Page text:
7. No, a Chilean film directed by Pablo Larrain. After 15 years of military rule in Chile, the public is asked to vote in the plebiscite of 1988 whether Gen. Pinochet should stay in power. The film’s hero, an advertising man, works as part of a team to create upbeat films and promotional materials to encourage the public to vote No to Pinochet leading the nation for another eight years while their advertising agency boss works for a Yes campaign. It won the Art Cinema award (top prize Directors’ Fortnight ) in the 2012 Cannes Filmfest. Listed as The Hollywood Reporter major threat.
8. Fill the Void, a Israeli film directed by Rama Burshtein. The film focuses on the life of the ultra-Orthodox Haredim Jewish community in Tel Aviv. The wealthy family of Rabbi Aharon grieves over the death of a daughter in childbirth. A younger sister is pressured by her mother to marry her deceased sister’s widower. Hadas Yaron Volps Cup won the best actress award during the 69th Venice Filmfest. Listed as The Hollywood reporter front runner.
9. Lore, an Australian film directed by Cate Shortland. A German-set, German-language World War II survival story about five children whose Nazi parents are taken by the Allies. They endure a 500-mile trek to the safety of their grandmother’s house in Hosum Bay in the dying days of the Third Reich. Listed as The Hollywood Reporter major threat.
10. War Witch, a Canadian film , directed by Kim Nguyen. Shot entirely on location in Kinshasa, the Democratic Republic of Congo, the film depicts the brutal reality of child soldiers. Rachel Muanza won the silver bear for actress in the 2012 Berlin Filmfest and the best actress award of the 2012 Tribeca Filmfest. Listed as The Hollywood Reporter major threat.
11. KonTiki, a Norwegian film directed by Espen Sandberg and Joachim Ronning. The true story of Norwegian explorer and anthropologist Thor Heyerdahl who in 1974, with five other scientists, sailed across the Pacific Ocean—more than 4,000 miles from South America to the Polynesian Islands—on a wooden raft to prove ancient tribes could also have made the journey.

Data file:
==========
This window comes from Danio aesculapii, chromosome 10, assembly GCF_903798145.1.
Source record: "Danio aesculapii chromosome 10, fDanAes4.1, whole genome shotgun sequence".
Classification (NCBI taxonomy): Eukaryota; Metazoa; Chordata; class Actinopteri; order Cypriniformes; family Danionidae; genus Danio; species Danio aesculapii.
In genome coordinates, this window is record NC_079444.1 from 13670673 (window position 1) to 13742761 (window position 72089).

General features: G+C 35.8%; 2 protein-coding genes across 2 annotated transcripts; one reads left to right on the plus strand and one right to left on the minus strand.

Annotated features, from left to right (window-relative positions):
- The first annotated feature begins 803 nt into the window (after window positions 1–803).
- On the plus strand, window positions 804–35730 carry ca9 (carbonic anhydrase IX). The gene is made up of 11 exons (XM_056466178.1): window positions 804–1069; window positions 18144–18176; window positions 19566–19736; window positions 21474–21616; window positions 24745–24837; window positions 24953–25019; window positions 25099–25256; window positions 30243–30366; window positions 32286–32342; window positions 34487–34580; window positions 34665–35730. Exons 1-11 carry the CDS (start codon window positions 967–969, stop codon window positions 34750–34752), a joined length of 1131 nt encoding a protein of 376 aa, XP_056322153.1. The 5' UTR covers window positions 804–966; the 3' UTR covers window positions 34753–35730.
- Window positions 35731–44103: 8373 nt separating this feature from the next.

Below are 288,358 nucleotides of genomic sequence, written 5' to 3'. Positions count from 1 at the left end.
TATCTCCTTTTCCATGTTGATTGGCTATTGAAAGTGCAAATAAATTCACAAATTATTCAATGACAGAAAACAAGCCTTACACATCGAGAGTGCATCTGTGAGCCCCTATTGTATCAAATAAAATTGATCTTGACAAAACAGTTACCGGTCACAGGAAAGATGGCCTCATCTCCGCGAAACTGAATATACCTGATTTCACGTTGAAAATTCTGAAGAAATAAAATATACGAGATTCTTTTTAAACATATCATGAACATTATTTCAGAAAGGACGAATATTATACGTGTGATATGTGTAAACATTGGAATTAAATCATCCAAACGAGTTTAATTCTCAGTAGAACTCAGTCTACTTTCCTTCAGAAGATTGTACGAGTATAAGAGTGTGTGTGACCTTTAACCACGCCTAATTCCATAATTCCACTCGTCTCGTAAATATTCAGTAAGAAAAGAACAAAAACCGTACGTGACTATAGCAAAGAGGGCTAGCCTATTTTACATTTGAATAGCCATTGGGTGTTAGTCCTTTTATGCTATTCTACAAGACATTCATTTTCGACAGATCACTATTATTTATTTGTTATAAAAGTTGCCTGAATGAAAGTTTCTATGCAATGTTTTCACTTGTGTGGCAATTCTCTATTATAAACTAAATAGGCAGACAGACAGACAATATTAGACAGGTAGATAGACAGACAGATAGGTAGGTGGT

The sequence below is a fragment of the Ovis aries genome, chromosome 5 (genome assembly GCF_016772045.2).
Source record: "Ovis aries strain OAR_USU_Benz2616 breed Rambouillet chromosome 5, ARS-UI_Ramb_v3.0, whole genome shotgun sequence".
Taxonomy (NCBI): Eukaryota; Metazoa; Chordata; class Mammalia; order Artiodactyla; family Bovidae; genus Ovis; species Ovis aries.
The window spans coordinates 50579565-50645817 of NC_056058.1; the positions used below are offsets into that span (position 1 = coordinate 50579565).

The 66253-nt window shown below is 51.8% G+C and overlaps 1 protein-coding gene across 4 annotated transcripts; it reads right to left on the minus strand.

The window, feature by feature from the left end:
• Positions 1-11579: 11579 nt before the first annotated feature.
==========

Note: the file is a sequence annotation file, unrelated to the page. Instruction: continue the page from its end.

12. The Deep, an Icelandic film directed by Balthasar Komakur. The film delivers a rough-and-tumble take on one man’s miraculous shipwreck survival, inspired by true events that occurred off Iceland’s volcanic Westman Islands in 1984. The survivor returns home where he faces up to inquiring reporters and scientists trying to understand his superhuman feats.
13. Death for Sale, a Moroccan film directed by Faouzi Bensaidi. Three desperate petty criminals try to flee a life of material and moral poverty in Tetonan, Northern Morocco, and none of them finds a way out.
14. Pieta, a South Korean film directed by Kim Ki-duk. The story of a heartless man who has no living family members and whose job is to threaten debtors to repay his clients. One day, he receives a visit from a strange, middle-aged woman claiming she is his long-lost mother. It was the Golden Lion winner in 69th Venice Fimfest. Listed as The Hollywood Reporter major threat.
15. After Lucia, a Mexican film directed by Michel Franco. The film describes the relationship between a widower—depressed by his wife’s death in an accident—and his 17-year-old daughter who helps him through an emotional crisis. But in her new school, she becomes a victim of bullying. It won the top prize in the Un Certain Regard category of the 2012 Cannes Filmfest.